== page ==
The management of osteonecrosis of the talus depends on the stage and severity of the disease process. For early osteonecrosis without collapse, core decompression or vascularized bone grafts have been used to halt progression and alleviate symptoms.
Most treatments for managing more severe talar osteonecrosis—in which collapse has occurred—have included arthrodesis of one type or another, depending on the severity of the necrosis (Fig. 1). These options include primary tibiotalocalcaneal (TTC) fusion or tibiocalcaneal fusion with excision of the talar body. TTC fusion with resection of the body of the talus and intercalary structural autograft or allograft has also been reported but with dismal fusion rates (ranging from 50 percent to 58 percent).
An alternative technique for managing severe osteonecrosis of the talus is replacing the talar body with a prosthesis, leaving behind the neck of the talus. This technique was first reported by Thos Harnroongroj, MD, and Thossart Harnroongroj, MD, with good long-term results. A similar approach with resection of the body of the talus only was reported by Akira Taniguchi, MD, and colleagues, but this approach has been replaced with removal of the entire talus and replacement of a ceramic talar prosthesis.
Recently, this implant became available in the United States, after 4Web Medical (Frisco, Texas) developed a technique for designing a patient-matched, custom talar prosthesis. The process uses computed tomography (CT) scans to create three-dimensional (3D) computer bone models of both the diseased and the unaffected ankle joints. The normal talus shape is mirrored to shape the talar replacement (Fig. 2). The implant is created from medical-grade metallic alloy, using 3D printing technology (Fig. 3, 4). Under U.S. Food and Drug Administration guidelines, the implant is considered a custom device.
The results of talar body replacement and complete talus replacement have been reported in two series. According to the first report, 33 talar body prostheses were implanted with the use of a transmalleolar surgical approach from 1974 to 2011. Follow-up ranged from 10 to 36 years. At the time of final follow-up, 28 of the 33 prostheses were still in place; the remaining five had failed within 5 years of surgery. The researchers concluded that, although early prosthesis failure may occur, survival of the talar body prosthesis can provide satisfactory ankle and foot function.
The second report examined 55 prostheses inserted in 51 patients between 2005 and 2012; patients were followed for an average of 52.8 months. Pain scores improved significantly and no patients required revision.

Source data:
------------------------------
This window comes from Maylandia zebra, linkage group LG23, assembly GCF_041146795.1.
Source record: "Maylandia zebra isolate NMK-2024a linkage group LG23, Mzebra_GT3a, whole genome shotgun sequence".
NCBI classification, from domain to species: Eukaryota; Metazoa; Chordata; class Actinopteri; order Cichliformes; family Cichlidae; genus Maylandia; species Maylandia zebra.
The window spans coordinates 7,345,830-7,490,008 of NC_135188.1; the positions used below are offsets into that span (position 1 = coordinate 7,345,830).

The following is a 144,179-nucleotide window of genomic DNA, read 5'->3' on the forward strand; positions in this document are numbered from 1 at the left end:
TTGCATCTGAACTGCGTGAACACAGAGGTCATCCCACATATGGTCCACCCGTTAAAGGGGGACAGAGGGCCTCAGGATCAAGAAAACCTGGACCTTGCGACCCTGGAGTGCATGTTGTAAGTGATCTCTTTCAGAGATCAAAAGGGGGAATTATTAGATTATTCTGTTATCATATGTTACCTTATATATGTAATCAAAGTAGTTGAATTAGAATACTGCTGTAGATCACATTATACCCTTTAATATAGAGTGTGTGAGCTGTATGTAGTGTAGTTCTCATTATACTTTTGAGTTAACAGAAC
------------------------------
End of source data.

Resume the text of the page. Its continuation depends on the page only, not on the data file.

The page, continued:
I recently had the opportunity to talk with lead author Dr. Taniguchi of the department of orthopaedic surgery at Nara Medical University, Nara, Japan, about the procedure. Following is a summary of our conversation.
What you should know
Dr. Myerson: Your team has been performing the talar body prosthesis surgery since 1999. What are your current indications for this procedure?
Dr. Taniguchi: Any patient with severe osteonecrosis of the talus may be a candidate.
Dr. Myerson: Do you obtain a CT scan or an MRI preoperatively to plan the surgery?
Dr. Taniguchi: Yes, we obtain both modalities. The CT scan is necessary for designing the custom-made implant and the MRI is necessary for diagnosing the talar necrosis.
Dr. Myerson: Do the articular surfaces of the tibia and the calcaneus need to be healthy for a good outcome?
Dr. Taniguchi: Yes, I think so. But if the patient has degenerative changes in the articular surface of the distal tibia, we replace it with tibial component of the TNK (Takakura Nara Kyocera) ankle (KYOCERA Medical Corporation, Osaka, Japan). If the patient has degenerative changes in the posterior articular facet of the calcaneus, we design the implant with a peg for cement fixation to the calcaneus.
Dr. Myerson: Your team originally performed the procedure by removing the body of the talus only, leaving the neck intact. Why have you since changed your approach to remove the entire talus?
Dr. Taniguchi: We had some cases with loosening at the fixation site (neck of the talus) after replacement with the talar body prosthesis. So we began using the total talar prosthesis, and this is all we use now.
Dr. Myerson: Do you initiate weight bearing and rehabilitation immediately following surgery?
Dr. Taniguchi: Partial weight bearing is allowed after surgery, and is gradually increased to full weight bearing by 3 weeks after surgery. A short leg cast is fitted and worn for the first 3 weeks postoperative, followed by continuous use of a soft, multistrap, ankle orthosis for more than a month thereafter.
Dr. Myerson: The range of motion (ROM) of the ankle and subtalar joint is not always recovered following this procedure. What surgical and rehabilitation treatment tips can you give us to maximize motion?
Dr. Taniguchi: We do not have much trouble with restriction of the ankle and subtalar joints. Passive ROM exercise is started just after removal of the cast (3 weeks after surgery).
Mark S. Myerson, MD, is medical director of the Institute for Foot and Ankle Reconstruction at Mercy Medical Center in Baltimore.
- Jeng CL, Campbell JT, Tang EY, Cerrato RA, Myerson MS: Tibiotalocalcaneal arthrodesis with bulk femoral head allograft for salvage of large defects in the ankle. Foot Ankle Int 2013;34(9):1256–1266.
- Berkowitz MJ, Clare MP, Walling AK, Sanders R: Salvage of failed total ankle arthroplasty with fusion using structural allograft and internal fixation. Foot Ankle Int 2011;32(5):S493–502.
- Harnroongroj T, Harnroongroj T: The talar body prosthesis: Results at ten to thirty-six years of follow up. J Bone Joint Surg Am 2014;96(14):1211–1218.
- Taniguchi A, Takakura Y, Tanaka Y, et al: An alumina ceramic total talar prosthesis for osteonecrosis of the talus. J Bone Joint Surg Am 2015;97(16):1348–1353.